Last night the Dáil debated the National Oil Reserves Agency (Amendment) and Provision of Central Treasury Bill 2020.

The aim of the Bill is to make it legal for the government to direct the funding generated by the levy you pay on petrol/oil products into its Climate Action Fund.

Although the levy has been set at a ‘mere’ €0.02 per litre since 2009, it has actually brought in revenue in excess of €1.2 billon since then.

Incidentally, it was Eamon Ryan, as Minister for Communications, Energy and Natural Resources, who increased the levy back in 2009 from €0.01 to €0.02 in order to address the massive amount of debt that the National Oil Reserves Agency had built up.

Strictly speaking it is the oil companies who are liable for payment of this levy when oil is placed on the market. However, we all know that in reality the levy is passed on to consumers.

This is all by way of context, because as I mentioned above a good proportion of the levy is now going to be directed toward the Climate Action Fund.

This Fund has already been given an initial allocation of €100 million. It will also receive, at a minimum, another €50 million every year from here on in.

Altogether this means the Climate Action Fund will have an allocation of at least €500 million over the period to 2027.

So, it is clear then that climate action and environmental projects are going to be lavishly well resourced, to say the least.

For the Social Democrats however, this is just not good enough.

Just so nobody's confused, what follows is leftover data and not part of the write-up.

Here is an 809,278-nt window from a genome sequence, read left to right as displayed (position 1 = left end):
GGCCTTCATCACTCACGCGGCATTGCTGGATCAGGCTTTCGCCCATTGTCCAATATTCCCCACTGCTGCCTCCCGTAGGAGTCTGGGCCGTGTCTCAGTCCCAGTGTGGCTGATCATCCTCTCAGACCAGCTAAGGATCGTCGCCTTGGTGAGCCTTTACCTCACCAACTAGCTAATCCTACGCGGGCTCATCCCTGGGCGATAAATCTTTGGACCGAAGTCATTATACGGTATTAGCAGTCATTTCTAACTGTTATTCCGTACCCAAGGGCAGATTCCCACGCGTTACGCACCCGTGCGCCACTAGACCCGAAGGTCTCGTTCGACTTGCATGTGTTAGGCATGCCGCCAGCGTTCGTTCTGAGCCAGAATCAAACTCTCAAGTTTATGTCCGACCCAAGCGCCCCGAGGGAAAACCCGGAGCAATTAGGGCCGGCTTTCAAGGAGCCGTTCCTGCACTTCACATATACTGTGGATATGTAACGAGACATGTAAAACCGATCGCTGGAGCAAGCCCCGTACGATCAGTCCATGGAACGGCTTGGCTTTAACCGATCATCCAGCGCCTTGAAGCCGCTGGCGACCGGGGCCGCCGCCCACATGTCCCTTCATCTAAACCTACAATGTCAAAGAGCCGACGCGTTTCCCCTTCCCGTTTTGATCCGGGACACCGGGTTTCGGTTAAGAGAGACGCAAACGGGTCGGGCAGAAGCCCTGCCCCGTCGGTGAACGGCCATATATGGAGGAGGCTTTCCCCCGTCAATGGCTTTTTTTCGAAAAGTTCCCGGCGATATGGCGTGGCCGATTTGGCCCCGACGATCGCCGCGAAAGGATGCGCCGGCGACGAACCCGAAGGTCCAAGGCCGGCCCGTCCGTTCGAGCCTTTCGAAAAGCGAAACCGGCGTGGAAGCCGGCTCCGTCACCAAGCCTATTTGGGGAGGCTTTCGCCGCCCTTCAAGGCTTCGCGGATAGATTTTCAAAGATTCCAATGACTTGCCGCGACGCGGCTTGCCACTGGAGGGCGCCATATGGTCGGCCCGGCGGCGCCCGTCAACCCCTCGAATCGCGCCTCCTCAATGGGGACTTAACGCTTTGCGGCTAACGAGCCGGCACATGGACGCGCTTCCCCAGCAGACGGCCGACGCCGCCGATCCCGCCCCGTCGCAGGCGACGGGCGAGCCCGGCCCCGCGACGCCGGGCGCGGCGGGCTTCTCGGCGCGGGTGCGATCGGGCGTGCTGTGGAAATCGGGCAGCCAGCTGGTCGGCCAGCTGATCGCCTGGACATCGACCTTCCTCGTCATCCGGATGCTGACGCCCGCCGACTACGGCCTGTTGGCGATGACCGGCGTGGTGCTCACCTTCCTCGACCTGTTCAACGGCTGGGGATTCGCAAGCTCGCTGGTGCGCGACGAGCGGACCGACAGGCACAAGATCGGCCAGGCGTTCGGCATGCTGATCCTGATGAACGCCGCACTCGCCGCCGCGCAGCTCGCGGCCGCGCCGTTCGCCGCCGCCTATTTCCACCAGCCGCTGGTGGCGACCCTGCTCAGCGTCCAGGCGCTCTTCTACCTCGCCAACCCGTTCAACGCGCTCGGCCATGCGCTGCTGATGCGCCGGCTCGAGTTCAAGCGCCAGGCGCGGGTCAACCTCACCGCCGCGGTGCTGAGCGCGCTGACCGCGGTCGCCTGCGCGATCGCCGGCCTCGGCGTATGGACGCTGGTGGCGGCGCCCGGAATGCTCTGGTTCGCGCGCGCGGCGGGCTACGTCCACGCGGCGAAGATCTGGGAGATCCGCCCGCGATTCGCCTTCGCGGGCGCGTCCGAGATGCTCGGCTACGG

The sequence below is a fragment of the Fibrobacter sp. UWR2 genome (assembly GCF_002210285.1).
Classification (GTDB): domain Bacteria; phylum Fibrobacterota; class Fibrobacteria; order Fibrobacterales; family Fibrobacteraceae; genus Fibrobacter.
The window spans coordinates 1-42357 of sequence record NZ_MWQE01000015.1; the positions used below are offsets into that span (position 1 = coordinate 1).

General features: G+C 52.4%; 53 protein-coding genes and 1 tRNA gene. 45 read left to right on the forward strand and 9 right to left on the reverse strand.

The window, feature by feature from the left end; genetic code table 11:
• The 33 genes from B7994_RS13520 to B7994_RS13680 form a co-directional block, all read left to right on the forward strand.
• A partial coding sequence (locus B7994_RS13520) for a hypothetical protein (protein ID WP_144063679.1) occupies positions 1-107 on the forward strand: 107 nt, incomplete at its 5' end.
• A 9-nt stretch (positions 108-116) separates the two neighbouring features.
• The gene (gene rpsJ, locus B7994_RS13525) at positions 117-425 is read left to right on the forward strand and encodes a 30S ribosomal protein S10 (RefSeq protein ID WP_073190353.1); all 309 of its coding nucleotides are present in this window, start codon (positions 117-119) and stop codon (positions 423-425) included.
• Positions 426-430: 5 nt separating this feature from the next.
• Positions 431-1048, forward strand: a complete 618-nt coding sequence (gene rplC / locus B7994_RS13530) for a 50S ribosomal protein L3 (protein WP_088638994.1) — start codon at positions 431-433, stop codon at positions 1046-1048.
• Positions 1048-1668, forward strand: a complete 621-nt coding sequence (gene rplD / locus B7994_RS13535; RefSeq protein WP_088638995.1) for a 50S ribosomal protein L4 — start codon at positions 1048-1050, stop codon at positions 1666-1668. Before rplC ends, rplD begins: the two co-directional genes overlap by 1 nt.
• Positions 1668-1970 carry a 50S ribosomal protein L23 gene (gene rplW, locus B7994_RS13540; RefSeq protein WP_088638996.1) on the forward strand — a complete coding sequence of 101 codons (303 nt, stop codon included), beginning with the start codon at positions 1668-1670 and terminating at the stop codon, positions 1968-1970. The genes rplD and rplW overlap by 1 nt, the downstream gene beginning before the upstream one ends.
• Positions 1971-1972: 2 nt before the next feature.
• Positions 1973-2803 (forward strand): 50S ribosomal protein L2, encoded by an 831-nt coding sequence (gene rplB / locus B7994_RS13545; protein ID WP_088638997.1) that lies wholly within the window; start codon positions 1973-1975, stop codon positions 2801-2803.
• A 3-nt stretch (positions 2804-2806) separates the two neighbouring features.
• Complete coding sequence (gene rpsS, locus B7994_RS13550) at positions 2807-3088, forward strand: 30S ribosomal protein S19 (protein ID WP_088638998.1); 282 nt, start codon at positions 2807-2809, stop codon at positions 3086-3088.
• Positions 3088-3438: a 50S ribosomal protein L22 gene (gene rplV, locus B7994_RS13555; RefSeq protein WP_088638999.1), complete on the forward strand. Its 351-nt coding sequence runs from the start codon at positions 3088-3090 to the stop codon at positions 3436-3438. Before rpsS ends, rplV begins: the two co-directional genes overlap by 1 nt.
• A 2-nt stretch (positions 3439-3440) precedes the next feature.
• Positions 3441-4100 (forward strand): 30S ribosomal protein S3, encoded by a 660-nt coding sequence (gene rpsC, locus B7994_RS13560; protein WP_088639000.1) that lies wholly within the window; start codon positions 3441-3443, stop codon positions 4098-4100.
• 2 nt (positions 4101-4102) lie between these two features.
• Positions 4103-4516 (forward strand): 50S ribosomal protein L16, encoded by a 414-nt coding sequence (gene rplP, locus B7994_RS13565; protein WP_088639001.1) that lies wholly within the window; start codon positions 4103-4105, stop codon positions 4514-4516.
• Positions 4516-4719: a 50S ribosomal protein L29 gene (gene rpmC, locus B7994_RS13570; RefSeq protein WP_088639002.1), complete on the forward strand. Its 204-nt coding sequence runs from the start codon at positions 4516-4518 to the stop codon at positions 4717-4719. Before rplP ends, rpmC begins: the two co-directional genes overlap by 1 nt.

It is all well and good to reserve half a billion for climate projects they say, but what about the poor unfortunate environmental NGOs who have to operate on a pittance of just €1 million in core funding they receive from the taxpayer.

This was the view put forward by Social Democrat TD Jennifer Whitmore last night during the course of the debate.

Here is what Deputy Whitmore said..and please..no laughing at the back:

“For environmental NGOs funding is a constant struggle. The environmental NGO community has done incredible work with the little they have in fostering community engagement to protect biodiversity at a grassroots level. I am aware that members of the Irish Environmental Network receive approximately €1 million each year in core funding. The fact is that they need closer to €10 million to make the impact they believe is required to adequately protect our natural heritage. When we compare the €1 million for environmental NGOs, or the €16 million that the National Parks and Wildlife Service gets, with the €16 million that Bord na gCon receives annually, it really paints a bleak picture.”

You can almost hear the tiny violin playing its green lament can’t you?

Perhaps someone should have told Deputy Whitmore that The Heritage Council, which is also funded by taxpayers already received increased funding of €6.588 million for 2019, compared to the €6.377 million it got in 2018.

In fact, from 2015 to 2019 the Heritage Council received just under €30 million (€29.2m).

Should we protect the environment and nurture responsible levels of biodiversity? Absolutely.

Should we continue to fund an already bloated NGO sector with yet more millions? Absolutely not.

Someone needs to tell the Social Democrats that.